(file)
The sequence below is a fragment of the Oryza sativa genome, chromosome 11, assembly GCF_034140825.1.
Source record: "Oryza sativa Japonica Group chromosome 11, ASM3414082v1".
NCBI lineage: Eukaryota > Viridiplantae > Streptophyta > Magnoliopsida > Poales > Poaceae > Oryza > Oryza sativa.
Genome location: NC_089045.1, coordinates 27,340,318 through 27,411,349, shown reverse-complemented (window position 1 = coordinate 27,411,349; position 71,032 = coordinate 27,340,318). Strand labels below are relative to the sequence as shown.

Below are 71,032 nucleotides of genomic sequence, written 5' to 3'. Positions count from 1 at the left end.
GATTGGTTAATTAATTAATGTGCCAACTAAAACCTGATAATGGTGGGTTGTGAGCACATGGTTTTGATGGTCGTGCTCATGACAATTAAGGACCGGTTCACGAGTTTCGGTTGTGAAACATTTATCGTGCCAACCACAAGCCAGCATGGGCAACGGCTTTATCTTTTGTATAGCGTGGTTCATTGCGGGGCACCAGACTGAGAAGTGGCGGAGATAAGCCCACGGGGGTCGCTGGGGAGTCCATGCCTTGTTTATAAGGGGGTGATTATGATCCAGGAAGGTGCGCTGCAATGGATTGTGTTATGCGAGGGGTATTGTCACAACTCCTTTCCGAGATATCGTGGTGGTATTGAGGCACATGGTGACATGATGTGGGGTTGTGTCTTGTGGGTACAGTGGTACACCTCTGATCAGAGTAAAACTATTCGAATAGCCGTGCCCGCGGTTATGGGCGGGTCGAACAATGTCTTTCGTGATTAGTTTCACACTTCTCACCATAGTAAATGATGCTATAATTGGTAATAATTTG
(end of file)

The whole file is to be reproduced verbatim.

The sequence below is a fragment of the Oryza sativa genome, chromosome 11, assembly GCF_034140825.1.
Source record: "Oryza sativa Japonica Group chromosome 11, ASM3414082v1".
NCBI lineage: Eukaryota > Viridiplantae > Streptophyta > Magnoliopsida > Poales > Poaceae > Oryza > Oryza sativa.
Genome location: NC_089045.1, coordinates 27,340,318 through 27,411,349, shown reverse-complemented (window position 1 = coordinate 27,411,349; position 71,032 = coordinate 27,340,318). Strand labels below are relative to the sequence as shown.

Below are 71,032 nucleotides of genomic sequence, written 5' to 3'. Positions count from 1 at the left end.
GATTGGTTAATTAATTAATGTGCCAACTAAAACCTGATAATGGTGGGTTGTGAGCACATGGTTTTGATGGTCGTGCTCATGACAATTAAGGACCGGTTCACGAGTTTCGGTTGTGAAACATTTATCGTGCCAACCACAAGCCAGCATGGGCAACGGCTTTATCTTTTGTATAGCGTGGTTCATTGCGGGGCACCAGACTGAGAAGTGGCGGAGATAAGCCCACGGGGGTCGCTGGGGAGTCCATGCCTTGTTTATAAGGGGGTGATTATGATCCAGGAAGGTGCGCTGCAATGGATTGTGTTATGCGAGGGGTATTGTCACAACTCCTTTCCGAGATATCGTGGTGGTATTGAGGCACATGGTGACATGATGTGGGGTTGTGTCTTGTGGGTACAGTGGTACACCTCTGATCAGAGTAAAACTATTCGAATAGCCGTGCCCGCGGTTATGGGCGGGTCGAACAATGTCTTTCGTGATTAGTTTCACACTTCTCACCATAGTAAATGATGCTATAATTGGTAATAATTTG